How common is dysgraphia?
Due to a lack of a clear-cut definition for dysgraphia and the dearth of research focused specifically on it, there are few statistics regarding prevalence. However, written language disabilities are very common in students with learning disabilities, including in children with Attention Deficit Hyperactivity Disorder (ADHD) (Adi-Japha et al., 2007), and they tend to be persistent. According to Kushki et al. (2011), between 10% and 30% of children experience difficulty writing, although the exact prevalence depends on the definition of dysgraphia.
There is an overlap between the signs and symptoms of dysgraphia and dyslexia. From the first studies of dyslexia, there has been continuing evidence that mild clumsiness — a possible symptom of dysgraphia — is associated with dyslexia. In a review of Orton’s research, Geschwind (1982) noted: “He pointed out the frequency of clumsiness in dyslexics. Although others have commented on this, it still remains a mysterious and not adequately studied problem.”
Data from the British Births cohort examined the skills of 12,905 children and identified two motor skills tasks at age ten that were significantly associated with dyslexia: failure to throw a ball up, clap several times and catch the ball, and also failure to walk backward in a straight line for six steps. Deficits in fine motor skills have also been identified in terms of characteristically poor handwriting and copying in young children, coupled with difficulty in tying shoelaces (Chung et al., 2020). Deficits in motor skills are also symptomatic of dysgraphia.
What are the symptoms of dysgraphia?
Below are possible symptoms of dysgraphia:
- Generally illegible writing, despite appropriate time and attention given the task.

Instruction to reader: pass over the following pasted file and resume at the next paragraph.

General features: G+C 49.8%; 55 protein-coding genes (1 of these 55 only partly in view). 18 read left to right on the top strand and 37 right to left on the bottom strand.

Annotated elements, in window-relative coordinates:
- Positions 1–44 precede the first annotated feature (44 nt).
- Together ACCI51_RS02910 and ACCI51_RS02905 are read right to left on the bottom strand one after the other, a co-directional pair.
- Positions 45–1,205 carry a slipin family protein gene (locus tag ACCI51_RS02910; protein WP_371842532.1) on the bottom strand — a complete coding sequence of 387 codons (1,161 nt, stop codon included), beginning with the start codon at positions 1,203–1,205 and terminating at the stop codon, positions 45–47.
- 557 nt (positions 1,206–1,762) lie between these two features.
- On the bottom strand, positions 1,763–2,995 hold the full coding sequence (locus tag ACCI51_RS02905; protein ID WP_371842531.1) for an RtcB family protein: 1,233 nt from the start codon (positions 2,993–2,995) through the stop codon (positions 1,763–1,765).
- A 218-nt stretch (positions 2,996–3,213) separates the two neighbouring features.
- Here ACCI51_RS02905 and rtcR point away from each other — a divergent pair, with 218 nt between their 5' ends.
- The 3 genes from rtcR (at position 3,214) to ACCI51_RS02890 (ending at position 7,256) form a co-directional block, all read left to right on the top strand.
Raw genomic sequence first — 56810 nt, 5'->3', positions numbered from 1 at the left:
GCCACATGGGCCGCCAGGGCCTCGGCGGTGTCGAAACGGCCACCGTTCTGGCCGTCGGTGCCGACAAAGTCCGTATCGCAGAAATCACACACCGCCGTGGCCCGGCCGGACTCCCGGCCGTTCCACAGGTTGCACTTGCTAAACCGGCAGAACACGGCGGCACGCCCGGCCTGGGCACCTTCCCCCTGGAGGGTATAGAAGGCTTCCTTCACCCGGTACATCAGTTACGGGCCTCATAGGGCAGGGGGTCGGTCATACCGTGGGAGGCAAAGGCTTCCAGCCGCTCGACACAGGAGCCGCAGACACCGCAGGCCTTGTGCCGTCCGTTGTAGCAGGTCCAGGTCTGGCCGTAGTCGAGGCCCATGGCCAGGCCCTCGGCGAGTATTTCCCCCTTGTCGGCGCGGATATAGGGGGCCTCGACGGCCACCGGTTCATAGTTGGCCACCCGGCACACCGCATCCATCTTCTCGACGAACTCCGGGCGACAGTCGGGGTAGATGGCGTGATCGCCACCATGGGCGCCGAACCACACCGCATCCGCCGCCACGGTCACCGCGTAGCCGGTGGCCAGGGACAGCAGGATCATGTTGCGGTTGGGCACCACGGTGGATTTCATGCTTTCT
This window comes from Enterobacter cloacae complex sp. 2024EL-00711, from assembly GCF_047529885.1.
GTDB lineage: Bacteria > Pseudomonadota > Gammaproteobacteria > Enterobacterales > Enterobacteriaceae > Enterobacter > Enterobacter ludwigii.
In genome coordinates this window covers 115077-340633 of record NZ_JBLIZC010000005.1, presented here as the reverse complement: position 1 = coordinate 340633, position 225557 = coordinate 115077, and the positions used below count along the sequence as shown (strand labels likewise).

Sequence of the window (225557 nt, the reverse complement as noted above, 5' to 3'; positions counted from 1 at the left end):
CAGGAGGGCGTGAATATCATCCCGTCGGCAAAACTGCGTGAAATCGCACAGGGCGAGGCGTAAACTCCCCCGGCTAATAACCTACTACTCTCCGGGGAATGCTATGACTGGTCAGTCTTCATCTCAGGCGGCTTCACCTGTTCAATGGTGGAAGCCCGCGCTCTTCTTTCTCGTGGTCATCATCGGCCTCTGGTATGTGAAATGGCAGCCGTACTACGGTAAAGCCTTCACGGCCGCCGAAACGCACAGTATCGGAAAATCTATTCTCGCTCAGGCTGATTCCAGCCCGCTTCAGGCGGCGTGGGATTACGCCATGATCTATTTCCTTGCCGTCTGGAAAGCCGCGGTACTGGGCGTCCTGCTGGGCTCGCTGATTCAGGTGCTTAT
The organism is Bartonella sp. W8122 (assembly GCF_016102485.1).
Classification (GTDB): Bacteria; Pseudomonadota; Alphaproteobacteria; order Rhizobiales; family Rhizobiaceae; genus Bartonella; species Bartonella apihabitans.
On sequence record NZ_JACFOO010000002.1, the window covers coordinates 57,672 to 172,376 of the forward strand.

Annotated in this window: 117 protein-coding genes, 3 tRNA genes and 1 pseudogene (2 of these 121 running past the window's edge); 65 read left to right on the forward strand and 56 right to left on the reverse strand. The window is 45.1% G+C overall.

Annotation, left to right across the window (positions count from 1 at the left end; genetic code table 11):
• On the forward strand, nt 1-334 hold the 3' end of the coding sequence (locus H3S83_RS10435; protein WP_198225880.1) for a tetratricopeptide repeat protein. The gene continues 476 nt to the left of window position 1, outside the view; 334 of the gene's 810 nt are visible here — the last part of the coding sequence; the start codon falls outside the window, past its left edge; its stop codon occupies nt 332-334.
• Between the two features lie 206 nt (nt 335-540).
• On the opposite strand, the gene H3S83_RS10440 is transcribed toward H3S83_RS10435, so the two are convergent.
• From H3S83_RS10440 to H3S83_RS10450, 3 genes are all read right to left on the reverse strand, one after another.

- Inconsistencies: mixtures of print and cursive, upper and lower case, or irregular sizes, shapes, or slant of letters.
- Inconsistent position on page with respect to lines and margins and inconsistent spaces between words and letters.
- Motor feedback difficulty: trouble tracking the location of pencil; face too close to the paper; cramped or unusual grip, especially holding the writing instrument very close to the paper, or holding thumb over two fingers and writing from the wrists.
- Inability to remember motor patterns associated with letters.
- Inability to revisualize letters.
- Talking to self while writing, or carefully watching the hand that is writing.
- Slow or labored copying or writing, even if it is neat and legible.
- Spelling errors; sometimes the same word is spelled differently.
- Reversals; phonic approximations; syllable omissions; errors in common suffixes.
- Difficulty comprehending spelling rules, patterns, and structures (in older children); lack of phonemic awareness (in younger children).
- Random or non-existent punctuation.
- Individuals with dysgraphia may exhibit strong verbal but particularly poor writing skills.
- Production problems: overly simplistic; too many common words; or complex with errors in syntax, morphology, or semantics.
- Unsophisticated ideation: difficulty selecting a topic, brainstorming, researching, thinking critically, coming up with ideas, etc.
- Organizational problems: don’t know where to begin, confusion with steps.